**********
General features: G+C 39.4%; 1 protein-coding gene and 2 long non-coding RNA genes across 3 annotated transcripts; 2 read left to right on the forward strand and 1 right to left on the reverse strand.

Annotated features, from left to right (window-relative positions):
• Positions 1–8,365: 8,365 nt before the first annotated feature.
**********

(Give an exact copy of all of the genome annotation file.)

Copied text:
General features: G+C 39.4%; 1 protein-coding gene and 2 long non-coding RNA genes across 3 annotated transcripts; 2 read left to right on the forward strand and 1 right to left on the reverse strand.

Annotated features, from left to right (window-relative positions):
• Positions 1–8,365: 8,365 nt before the first annotated feature.